Extensive research from Sweden, Finland, Denmark, and the United States reveals that homosexuality is primarily environmentally induced. Specifically, social and/or family factors, as well as permissive environments which affirm homosexuality, play major environmental roles in the development of homosexual behavior.

In essence, society’s norms and, in this case, state regulations have a bigger influence on homosexual behavior than even genetics.

But first, it should be noted that although the Swedish and Finnish twin studies are among the best to date, they still have wide margins of error. In fact, the margins of error are so wide it remains entirely possible that genetic factors play no role in the development of homosexuality. That remains to be determined, but what has been resolved is that the primary factor in the development of homosexuality is environmental.

(Emphasis in original.)  Read the whole thing for further details and the conclusion.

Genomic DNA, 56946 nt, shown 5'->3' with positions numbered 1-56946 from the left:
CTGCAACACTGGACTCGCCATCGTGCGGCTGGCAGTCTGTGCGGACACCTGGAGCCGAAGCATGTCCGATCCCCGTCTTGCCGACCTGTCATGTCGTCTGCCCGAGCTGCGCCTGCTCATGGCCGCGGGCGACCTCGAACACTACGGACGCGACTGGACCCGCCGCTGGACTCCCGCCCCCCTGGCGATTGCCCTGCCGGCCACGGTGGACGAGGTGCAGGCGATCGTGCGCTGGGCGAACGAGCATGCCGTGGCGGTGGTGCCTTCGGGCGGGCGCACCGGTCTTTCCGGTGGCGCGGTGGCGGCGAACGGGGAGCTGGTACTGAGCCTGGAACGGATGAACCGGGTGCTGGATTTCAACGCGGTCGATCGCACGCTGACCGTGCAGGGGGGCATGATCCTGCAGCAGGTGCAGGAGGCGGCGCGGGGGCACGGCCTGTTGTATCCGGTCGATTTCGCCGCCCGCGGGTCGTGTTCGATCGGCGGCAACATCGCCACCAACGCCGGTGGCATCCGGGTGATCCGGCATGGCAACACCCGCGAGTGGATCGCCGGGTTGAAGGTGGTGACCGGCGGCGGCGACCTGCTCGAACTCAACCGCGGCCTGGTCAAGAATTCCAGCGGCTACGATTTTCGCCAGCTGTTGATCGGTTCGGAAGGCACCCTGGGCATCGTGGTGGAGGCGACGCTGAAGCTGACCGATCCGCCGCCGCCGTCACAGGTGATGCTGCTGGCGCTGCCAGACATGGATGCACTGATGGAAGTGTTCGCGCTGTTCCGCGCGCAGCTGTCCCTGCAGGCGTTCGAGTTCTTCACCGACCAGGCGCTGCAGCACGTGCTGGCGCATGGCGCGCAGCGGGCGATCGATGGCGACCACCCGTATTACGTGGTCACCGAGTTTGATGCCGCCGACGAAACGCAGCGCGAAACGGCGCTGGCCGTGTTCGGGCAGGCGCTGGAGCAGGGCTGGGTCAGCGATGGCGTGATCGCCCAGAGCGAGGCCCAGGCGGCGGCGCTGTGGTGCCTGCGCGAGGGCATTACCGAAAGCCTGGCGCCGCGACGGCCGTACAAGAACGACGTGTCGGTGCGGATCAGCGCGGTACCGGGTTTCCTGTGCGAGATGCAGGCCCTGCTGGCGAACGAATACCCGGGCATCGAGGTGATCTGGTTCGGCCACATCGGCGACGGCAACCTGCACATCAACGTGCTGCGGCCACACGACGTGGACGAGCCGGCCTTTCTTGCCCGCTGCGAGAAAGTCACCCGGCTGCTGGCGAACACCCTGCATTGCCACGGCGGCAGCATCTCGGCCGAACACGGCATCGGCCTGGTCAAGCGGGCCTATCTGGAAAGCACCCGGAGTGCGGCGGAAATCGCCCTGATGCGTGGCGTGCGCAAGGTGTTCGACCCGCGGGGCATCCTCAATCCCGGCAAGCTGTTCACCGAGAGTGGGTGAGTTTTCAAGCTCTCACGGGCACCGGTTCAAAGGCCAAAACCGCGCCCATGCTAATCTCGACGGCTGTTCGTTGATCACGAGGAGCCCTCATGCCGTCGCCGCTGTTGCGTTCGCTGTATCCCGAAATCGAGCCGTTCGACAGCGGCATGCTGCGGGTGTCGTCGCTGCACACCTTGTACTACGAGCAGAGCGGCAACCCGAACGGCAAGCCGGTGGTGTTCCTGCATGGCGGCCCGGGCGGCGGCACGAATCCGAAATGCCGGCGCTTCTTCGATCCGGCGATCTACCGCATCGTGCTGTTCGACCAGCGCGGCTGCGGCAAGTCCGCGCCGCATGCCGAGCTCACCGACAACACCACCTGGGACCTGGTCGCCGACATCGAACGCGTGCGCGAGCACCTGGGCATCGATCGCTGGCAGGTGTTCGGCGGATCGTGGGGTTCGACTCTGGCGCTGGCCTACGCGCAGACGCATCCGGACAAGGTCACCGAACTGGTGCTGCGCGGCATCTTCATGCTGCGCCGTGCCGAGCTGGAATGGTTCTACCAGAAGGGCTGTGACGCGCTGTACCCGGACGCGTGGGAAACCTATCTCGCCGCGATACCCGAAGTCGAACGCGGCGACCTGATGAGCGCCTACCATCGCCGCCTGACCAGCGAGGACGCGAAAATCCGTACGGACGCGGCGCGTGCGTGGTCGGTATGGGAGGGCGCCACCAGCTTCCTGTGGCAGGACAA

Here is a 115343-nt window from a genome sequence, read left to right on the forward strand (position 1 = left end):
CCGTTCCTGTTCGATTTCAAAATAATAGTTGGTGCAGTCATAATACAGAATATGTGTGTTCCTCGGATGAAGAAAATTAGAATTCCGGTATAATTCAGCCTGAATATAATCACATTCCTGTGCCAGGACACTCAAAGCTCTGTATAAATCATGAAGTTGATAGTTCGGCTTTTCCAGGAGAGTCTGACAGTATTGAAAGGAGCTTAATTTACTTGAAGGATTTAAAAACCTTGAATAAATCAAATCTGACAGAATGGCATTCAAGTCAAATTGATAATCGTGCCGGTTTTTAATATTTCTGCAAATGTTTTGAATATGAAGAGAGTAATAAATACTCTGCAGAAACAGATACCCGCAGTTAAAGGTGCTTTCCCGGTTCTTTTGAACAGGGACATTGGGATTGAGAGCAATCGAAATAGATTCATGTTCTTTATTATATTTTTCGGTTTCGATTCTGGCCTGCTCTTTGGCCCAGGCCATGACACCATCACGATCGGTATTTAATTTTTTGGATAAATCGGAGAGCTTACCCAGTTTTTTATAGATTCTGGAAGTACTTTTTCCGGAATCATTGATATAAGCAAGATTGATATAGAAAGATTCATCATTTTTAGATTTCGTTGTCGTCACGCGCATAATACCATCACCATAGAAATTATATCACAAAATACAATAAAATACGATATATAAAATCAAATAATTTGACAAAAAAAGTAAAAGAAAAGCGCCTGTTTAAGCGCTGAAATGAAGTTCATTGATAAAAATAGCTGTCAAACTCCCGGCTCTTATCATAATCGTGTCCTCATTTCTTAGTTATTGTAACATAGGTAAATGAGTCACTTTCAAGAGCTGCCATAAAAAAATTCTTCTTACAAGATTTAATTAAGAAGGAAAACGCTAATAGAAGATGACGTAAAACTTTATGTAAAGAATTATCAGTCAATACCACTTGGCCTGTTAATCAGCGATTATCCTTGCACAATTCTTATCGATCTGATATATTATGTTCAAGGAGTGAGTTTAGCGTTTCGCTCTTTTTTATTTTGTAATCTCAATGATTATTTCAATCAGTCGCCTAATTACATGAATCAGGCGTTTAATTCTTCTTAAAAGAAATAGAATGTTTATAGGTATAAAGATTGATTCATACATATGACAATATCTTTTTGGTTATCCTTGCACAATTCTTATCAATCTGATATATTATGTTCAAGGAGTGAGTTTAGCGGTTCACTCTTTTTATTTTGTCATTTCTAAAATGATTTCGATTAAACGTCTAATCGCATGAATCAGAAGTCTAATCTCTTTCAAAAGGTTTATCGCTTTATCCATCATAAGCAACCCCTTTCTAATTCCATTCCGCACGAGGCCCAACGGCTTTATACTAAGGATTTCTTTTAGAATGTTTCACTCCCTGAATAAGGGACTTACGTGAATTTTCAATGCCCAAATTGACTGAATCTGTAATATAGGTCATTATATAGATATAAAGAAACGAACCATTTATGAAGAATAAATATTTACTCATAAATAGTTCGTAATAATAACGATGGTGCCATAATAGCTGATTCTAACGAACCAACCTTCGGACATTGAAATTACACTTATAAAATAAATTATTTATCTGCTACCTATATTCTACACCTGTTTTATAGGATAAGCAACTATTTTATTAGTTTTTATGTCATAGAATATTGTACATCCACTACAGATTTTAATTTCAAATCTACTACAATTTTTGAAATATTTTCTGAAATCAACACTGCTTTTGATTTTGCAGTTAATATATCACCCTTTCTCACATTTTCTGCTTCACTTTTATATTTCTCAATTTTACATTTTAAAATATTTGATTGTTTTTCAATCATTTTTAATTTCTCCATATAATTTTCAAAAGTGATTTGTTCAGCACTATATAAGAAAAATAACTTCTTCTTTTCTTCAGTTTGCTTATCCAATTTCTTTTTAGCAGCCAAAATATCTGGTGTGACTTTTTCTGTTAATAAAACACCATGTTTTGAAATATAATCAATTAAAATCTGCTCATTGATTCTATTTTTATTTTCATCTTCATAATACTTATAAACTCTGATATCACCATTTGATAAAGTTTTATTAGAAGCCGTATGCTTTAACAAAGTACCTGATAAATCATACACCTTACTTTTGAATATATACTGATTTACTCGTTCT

Less and Less of a Need For Embryonic Stem Cells

The latest advancement in stem cells is that it’s getting safer to convert adult stem cells to "induced pluripotent stem (iPS) cells" (basically what embryonic stems cells are).  Adult stem cells are already curing loads of diseases, without the need for destroying embryos.  This is just one less reason to want to rely on the ethically murky embryonic ones.

"Free" Healthcare Morality Watch

One of the problems I have with socialized healthcare is that it takes the responsibility for payment out of the hands of the person getting the care and places it in the hands of a massive bureaucracy that has, depending on the system, either a monopoly on being the payer or at least one of the larger ones.  As such, it has an incentive to cut costs, but its incentive isn’t nearly as personal as an individual payer.  The larger the bureaucracy, the less concern for the individual. 

I’ve noted before how this led to the state of Oregon denying cancer medication to a woman, but still gave her coverage for physician-assisted suicide.  It also leads to a British medical ethics expert suggesting that the elderly should take the same route, for the good of society.

Elderly people suffering from dementia should consider ending their lives because they are a burden on the NHS and their families, according to the influential medical ethics expert Baroness Warnock.